We are taught to make ourselves substantial, to take on certain roles and play them with utmost seriousness, to be responsible members of society. The dying teach us that we must live more lightly, take ourselves less seriously, accept our own impermanence, our own no-knowing. Not to harden against life, but to soften into it. They teach us that real growth comes from coming to the edge of one's model, then letting that model go, and seeing what comes next. The dying can teach us that it's possible not to be "something" but just to be.
Thousands of years of meditation practice teach us that thinking in terms of "the mind" rather than "my mind" helps clarify what's really happening. When you look at your flow of awareness as "my mind," there's confusion, because if it's your mind, then you must be responsible for what's in it. But when we look closely at our thought processes, we see that much of what arises in the mind is actually uninvited. We don't invite guilt. We don't invite anger. They come by themselves.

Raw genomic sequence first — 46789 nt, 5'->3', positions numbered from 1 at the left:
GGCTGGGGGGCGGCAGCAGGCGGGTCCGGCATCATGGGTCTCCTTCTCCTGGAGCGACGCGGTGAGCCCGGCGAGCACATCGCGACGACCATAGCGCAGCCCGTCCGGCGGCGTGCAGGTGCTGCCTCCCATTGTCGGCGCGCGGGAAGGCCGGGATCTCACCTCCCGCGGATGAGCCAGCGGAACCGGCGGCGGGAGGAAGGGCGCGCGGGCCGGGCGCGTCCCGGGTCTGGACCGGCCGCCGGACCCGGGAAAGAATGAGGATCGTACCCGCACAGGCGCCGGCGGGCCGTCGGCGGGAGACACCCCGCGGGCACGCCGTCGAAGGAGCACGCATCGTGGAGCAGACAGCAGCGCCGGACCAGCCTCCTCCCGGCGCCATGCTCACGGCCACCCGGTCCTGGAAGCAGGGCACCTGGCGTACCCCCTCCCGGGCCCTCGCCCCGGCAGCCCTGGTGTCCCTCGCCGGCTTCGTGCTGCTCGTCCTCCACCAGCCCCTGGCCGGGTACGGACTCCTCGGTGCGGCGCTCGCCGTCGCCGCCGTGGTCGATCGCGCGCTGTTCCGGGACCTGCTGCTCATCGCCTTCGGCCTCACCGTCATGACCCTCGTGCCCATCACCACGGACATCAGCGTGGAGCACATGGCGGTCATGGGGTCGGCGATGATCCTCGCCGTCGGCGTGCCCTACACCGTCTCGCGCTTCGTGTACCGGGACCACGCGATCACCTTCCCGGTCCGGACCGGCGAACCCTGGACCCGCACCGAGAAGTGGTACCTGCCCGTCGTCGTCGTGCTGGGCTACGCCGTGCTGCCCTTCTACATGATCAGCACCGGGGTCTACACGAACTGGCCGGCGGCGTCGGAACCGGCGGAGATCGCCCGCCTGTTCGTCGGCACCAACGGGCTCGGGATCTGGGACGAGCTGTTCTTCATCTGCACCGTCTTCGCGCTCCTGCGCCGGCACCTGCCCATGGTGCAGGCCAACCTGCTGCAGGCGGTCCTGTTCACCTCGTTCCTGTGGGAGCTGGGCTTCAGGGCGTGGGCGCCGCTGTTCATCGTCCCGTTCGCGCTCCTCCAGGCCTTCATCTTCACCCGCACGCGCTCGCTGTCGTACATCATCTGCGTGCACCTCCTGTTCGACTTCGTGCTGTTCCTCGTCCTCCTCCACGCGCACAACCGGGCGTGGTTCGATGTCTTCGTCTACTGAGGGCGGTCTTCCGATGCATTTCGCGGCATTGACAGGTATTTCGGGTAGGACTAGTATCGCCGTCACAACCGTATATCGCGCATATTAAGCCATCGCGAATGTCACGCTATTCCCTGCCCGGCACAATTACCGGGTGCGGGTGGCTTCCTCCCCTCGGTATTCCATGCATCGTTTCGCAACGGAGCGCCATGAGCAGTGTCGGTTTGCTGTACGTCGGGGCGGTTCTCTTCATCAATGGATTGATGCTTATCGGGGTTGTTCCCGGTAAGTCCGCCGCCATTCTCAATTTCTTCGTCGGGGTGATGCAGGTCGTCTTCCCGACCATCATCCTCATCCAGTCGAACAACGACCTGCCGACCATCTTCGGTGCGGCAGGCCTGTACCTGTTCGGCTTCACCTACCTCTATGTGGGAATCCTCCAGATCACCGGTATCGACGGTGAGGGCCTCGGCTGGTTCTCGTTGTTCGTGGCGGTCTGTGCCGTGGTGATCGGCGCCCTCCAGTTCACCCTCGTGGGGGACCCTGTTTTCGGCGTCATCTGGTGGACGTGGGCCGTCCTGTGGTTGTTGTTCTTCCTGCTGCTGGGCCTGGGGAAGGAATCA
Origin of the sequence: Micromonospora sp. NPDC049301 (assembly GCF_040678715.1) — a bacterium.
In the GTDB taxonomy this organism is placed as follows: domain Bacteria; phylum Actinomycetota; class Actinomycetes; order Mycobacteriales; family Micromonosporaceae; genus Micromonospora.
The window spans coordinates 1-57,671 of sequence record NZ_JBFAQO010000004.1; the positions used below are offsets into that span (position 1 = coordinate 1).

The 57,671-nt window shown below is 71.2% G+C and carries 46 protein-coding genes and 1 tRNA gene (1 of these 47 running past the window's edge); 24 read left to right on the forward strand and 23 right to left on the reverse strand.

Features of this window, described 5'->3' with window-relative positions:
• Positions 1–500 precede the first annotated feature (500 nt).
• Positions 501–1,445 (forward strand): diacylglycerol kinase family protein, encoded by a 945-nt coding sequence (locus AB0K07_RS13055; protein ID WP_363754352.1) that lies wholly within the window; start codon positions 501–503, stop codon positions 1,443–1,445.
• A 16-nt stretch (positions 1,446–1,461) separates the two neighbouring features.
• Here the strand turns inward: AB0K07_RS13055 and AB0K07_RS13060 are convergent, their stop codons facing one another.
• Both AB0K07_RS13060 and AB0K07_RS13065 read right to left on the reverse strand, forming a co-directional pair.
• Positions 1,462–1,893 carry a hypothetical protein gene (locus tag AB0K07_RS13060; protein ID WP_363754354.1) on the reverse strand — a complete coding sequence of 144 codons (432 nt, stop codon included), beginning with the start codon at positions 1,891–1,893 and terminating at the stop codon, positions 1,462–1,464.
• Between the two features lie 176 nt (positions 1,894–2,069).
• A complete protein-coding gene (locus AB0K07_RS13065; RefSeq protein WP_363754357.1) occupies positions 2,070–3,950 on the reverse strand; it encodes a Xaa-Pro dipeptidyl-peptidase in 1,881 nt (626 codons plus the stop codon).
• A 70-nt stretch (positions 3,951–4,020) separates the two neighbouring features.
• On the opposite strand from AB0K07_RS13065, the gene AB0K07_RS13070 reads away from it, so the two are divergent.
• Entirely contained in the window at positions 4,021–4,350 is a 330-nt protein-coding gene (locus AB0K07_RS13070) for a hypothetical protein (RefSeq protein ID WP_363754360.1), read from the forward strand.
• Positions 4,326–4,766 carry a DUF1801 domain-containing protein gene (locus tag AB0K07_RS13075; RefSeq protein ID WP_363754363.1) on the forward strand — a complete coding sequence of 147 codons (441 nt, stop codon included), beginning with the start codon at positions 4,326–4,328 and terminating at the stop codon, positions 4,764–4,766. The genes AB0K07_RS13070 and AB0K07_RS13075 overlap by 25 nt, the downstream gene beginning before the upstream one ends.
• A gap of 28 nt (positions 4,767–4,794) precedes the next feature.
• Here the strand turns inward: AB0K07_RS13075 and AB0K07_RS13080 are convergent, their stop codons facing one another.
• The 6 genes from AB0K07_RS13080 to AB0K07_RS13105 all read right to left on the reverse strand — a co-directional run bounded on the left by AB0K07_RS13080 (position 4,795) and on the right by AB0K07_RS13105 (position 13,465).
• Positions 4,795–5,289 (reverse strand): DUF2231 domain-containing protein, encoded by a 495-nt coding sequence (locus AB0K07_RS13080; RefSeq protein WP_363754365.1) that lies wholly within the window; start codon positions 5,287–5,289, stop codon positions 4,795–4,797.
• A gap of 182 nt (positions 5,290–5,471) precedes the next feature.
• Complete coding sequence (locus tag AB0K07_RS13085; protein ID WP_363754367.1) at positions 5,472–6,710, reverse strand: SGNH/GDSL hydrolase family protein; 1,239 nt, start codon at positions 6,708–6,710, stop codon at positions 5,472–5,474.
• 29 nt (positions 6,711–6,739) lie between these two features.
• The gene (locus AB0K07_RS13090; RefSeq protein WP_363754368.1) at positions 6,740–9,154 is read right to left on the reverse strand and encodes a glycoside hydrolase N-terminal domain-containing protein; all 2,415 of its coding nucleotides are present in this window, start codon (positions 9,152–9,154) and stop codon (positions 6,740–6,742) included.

The Worst Possible Insult
Try this experiment: Think of the worst possible insult you can imagine, then suppose that you arrive home to find your living space broken into and that message scrawled across your wall. You would experience -- involuntarily -- a state of mind that you did not invite, expect, or want. Whose mind did that?
The mind is constantly rating us on our behavior, constantly comparing things as they are to imagined models of things "as they should be." The mind finds everything wanting: us, others, and the world. It is never satisfied for long. Identification with the mind is the very definition of suffering.
To the extent that we identify with "my mind," our lives will be in constant turmoil. We will be jerked up or down by any tray thought that drifts across our mind.
The dying teach us that to be able to accept ourselves in our true complexity, we must, without judgement, accept the craziness of the mind itself -- accept it without mistaking it for who we really are.
Just Sleeping, Just Eating
For those of us who live in the mind, life is 99 percent an after-thought. It isn't tasting, touching, smelling, loving, being alive; it's mostly the mind thinking about what we are doing. An action occurs, and a moment later we think of ourselves as acting. We see a bird, and a moment later we are no longer seeing the bird, but thinking of ourselves looking at a bird. At other times we live in fantasies of the future or the past. If we start to experience our flow of consciousness as just the mind "doing its thing," we find ourselves relating more directly to the world. It's as though the mind, the "I" disappears, and there is just smelling, just dancing, just seeing the sunset, just sleeping, just eating our food, just being with someone we love.